The Great Seal of the US, Mount Rushmore, the US Capitol, History of Hot Air Balloons, Don’t Ask–Don’t Tell, Stonehenge, Dead Sea Scrolls, and the Equinox and Solstice all have related events in history this week. Use the event in history to teach your class important background information. Keep a section of the board (or project on a screen) to displaywhat happened today in history and find events/resources listed below. Free resources for each date are included in this blog post. At the bottom of the
post you will also find links to my TPT resources for each topic. They are differentiated passages with comprehension questions which can supplement your Day In History lesson.
September 16: The Great Seal of the United States
The Great Seal of the United States of America was impressed upon a document for the first time on September 16, 1782.
This documentary film is approximately 15 minutes. Although it is older, (created for the bicentennial), it is a well-created documentary.
Greatseal.com is a website with extensive information about the seal. Clicking on the menu to the left of the site brings information about each of the symbols on the seal and explains how the themes of liberty, peace, unity, and the number 13 are depicted in the seal.
September 17: Mount Rushmore
Mount Rushmore, the monument sculptured into the granite in South Dakota, tells a story of preservation, birth, growth, and development of this country. September 17, 1937, the Abraham Lincoln section of Mount Rushmore was dedicated.
The webcams available on Mount Rushmore help students to understand the magnificent monument. At the time of this blogpost, the live webcam was inactive due to construction. Even without the live feed, the site has interactive pictures which give students information about the impressive structure. Click here for the website and be sure to click the tabs at the top to view the various resources.
September 18: the US Capitol Building
President Washington laid the cornerstone for the Capitol building on September 18, 1793.
Using this link, students can take a virtual tour of the US Capitol Building. Clicking and dragging can allow the student to control their tour. Captions give important historical information.
September 19: First Hot Air Balloon
The history of the hot air balloon began September 19, 1782. The first hot air balloon ride took place in Versailles.
Although not for everyone, this lesson has students create hot air balloons that lift off from candle power. This appears to be very engaging and a winner for secondary science classes.
Not ready for that one? Try this documentary “The Colorful History of Hot Air Balloons from the History Channel. “
September 20: Don’t Ask, Don’t Tell
President Obama signed the repeal of Don’t Ask, Don’t Tell mandating that effective September 20, 2011 homosexuals would no longer be discharged from the military for admitting their sexuality.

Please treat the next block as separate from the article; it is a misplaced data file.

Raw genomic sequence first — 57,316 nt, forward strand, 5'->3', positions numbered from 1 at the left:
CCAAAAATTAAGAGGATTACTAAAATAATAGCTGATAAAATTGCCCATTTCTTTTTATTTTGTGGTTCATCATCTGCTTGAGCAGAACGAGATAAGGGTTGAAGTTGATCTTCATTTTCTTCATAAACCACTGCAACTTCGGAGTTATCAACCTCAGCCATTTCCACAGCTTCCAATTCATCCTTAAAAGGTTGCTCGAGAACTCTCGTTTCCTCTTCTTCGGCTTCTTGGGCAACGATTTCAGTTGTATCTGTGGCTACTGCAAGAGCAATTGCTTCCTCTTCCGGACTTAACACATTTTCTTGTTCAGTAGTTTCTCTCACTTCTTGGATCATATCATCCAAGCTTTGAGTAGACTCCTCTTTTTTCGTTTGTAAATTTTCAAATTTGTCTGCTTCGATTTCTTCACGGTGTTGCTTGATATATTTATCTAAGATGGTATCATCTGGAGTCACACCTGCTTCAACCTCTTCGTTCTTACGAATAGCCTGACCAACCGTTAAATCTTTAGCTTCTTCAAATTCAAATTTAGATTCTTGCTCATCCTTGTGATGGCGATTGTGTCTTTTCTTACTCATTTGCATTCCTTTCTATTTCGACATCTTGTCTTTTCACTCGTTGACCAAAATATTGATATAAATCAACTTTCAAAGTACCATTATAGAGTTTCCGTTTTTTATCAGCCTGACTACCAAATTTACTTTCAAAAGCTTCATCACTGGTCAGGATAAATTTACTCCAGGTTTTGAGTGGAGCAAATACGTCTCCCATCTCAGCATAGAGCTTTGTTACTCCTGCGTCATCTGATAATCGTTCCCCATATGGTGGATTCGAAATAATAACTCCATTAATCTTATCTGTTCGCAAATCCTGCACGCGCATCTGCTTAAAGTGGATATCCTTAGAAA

This timeline by the US Naval Institute Key Dates in U. S. Military LGBT Policy dates back to 1778 and provides a summary of homosexuality and how it was handled by the military.
September 21: Stonehenge
September 21, 1915 Stonehenge was purchased by Sir Cecil Chubb.
This short National Geographic Slide show gives students a look at Stonehenge. There is an interesting Q and A session with Archaeologist Julian Richards available from PBS. Students will see common questions answered by an expert.
September 22: Dead Sea Scrolls
Dead Sea Scrolls are ancient manuscripts found in the Qumran Caves in the West Bank near the Dead Sea. September 22. 1991 images of the Dead Sea Scrolls were released to the public.
This short video (approx 4 min) from the TODAY show, illustrates how NASA technology is being used to decipher the archeological wonder of the Dead Sea Scrolls.
September 23: Equinox and Solstice
Frequently September 23 is the day of the Autumnal Equinox in the Northern Hemisphere and the Vernal Equinox in the Southern Hemisphere.
Following a brief discussion of the equinox, solstice, and seasons, this site from weather.gov gives a chart listing the date and time of the equinox and solstice from 2019-2025.
To view TPT resources for any of these topics, click on the link below to be taken to the Teacher’s Pay Teachers site.
Each resource includes a differentiated article with a passage written at three levels (Passage 1, grades 9-10, Passage 2, grade 8, and Passage 3, grades 6-7). For each passage and each level there are 5 comprehension questions (main idea, vocabulary, organizational pattern, inference, and summarizing). There is also a chart for data-collection if you use multiple Day In History passages.